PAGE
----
The Web Space Telescope was successfully launched from Earth on Saturday and almost everyone was relieved that it did not explode in the process. But there is still good news: the experiment is just as accurate as fueling the spacecraft to continue scientific operations for longer than expected.
The web captures images of some of the oldest lights in the universe, as well as close objects such as exoplanets. The telescope took off from the European Space Agency’s spaceport in French Guiana on December 25 and is currently 600,000 kilometers from Earth, moving away from us at an average speed of 800 meters per second. The web is 40% on its way to its final destination, a place called Lagrange 2 point. L2 is a point in space where gravitational forces allow spaceships to use smaller amounts of fuel. Constant with respect to the earth and the sun.
According to the ESA statement, the Web’s launch was more precisely aimed at L2, consuming less fuel than expected to correct the telescope’s title for the rest of the trip. Web has so far used its thruster twice to correct its course and once again use it to enter orbit at L2.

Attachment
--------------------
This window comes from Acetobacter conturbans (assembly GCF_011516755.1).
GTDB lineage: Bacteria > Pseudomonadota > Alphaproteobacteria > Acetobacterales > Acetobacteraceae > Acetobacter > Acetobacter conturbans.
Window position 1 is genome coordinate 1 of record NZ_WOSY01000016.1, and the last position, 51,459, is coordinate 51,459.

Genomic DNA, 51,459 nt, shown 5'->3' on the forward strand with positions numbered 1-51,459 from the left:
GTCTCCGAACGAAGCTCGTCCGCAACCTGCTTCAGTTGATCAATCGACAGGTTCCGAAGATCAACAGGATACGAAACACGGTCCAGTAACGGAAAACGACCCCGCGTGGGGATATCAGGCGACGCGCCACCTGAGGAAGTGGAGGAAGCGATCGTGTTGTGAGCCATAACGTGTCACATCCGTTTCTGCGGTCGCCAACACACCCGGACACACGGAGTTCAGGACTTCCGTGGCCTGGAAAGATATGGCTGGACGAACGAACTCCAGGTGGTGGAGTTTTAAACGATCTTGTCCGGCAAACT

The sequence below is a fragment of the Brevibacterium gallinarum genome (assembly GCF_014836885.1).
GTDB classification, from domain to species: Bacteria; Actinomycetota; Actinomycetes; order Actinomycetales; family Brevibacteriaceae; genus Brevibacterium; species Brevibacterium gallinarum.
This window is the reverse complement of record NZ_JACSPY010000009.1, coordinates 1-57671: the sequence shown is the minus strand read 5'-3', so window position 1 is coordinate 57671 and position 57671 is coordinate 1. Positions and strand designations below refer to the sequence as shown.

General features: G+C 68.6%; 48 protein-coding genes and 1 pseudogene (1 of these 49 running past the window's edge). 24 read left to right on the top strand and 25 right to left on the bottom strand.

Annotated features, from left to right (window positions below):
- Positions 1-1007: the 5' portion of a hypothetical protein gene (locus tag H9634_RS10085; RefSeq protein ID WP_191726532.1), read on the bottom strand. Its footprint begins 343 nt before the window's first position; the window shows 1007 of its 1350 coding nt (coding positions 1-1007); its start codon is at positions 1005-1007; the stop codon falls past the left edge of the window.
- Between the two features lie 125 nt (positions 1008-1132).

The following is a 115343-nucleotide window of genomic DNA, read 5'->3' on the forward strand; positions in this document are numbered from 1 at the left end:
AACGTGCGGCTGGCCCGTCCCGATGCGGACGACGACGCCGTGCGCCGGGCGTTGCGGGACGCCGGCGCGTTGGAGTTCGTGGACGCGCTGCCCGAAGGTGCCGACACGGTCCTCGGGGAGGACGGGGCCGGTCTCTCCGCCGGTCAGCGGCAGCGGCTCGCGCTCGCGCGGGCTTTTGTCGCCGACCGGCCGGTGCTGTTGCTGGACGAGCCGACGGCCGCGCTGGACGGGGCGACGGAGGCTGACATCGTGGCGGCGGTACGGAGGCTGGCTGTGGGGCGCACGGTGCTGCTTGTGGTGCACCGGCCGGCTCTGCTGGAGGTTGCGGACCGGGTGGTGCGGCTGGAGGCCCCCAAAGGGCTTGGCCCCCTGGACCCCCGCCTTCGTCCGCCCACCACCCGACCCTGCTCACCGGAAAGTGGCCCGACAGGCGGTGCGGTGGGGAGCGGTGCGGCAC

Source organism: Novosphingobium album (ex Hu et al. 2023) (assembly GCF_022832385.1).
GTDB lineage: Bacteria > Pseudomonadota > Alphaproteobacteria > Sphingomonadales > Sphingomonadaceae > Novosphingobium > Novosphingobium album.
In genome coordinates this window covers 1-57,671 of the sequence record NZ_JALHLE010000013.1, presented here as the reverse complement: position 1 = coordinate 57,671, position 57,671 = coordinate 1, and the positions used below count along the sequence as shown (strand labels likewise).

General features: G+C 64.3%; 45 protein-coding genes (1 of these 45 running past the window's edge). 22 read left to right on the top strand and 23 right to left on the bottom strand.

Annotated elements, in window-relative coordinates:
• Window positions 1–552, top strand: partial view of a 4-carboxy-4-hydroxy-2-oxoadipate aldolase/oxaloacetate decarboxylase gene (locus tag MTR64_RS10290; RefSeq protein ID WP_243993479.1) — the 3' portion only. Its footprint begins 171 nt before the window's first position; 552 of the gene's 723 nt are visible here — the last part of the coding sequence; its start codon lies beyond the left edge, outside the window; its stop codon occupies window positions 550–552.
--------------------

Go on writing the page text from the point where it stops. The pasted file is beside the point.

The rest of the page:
Once in space, the spacecraft uses occasional fuel to maintain its position and orientation in space, as well as to rotate and view specific areas of space. The minimum basis for Webb’s mission is five years, but a recent experiment’s analysis suggested that the Web could maintain L2 operations for more than a decade.
The Hubble Space Telescope, launched from Earth in 1990, is comparable and has provided 30 years of remarkable observation to mankind. Despite the problems with the telescope, especially recently, it is a testament to human engineering that it has continued for a long time. We hope the same can be said about the web.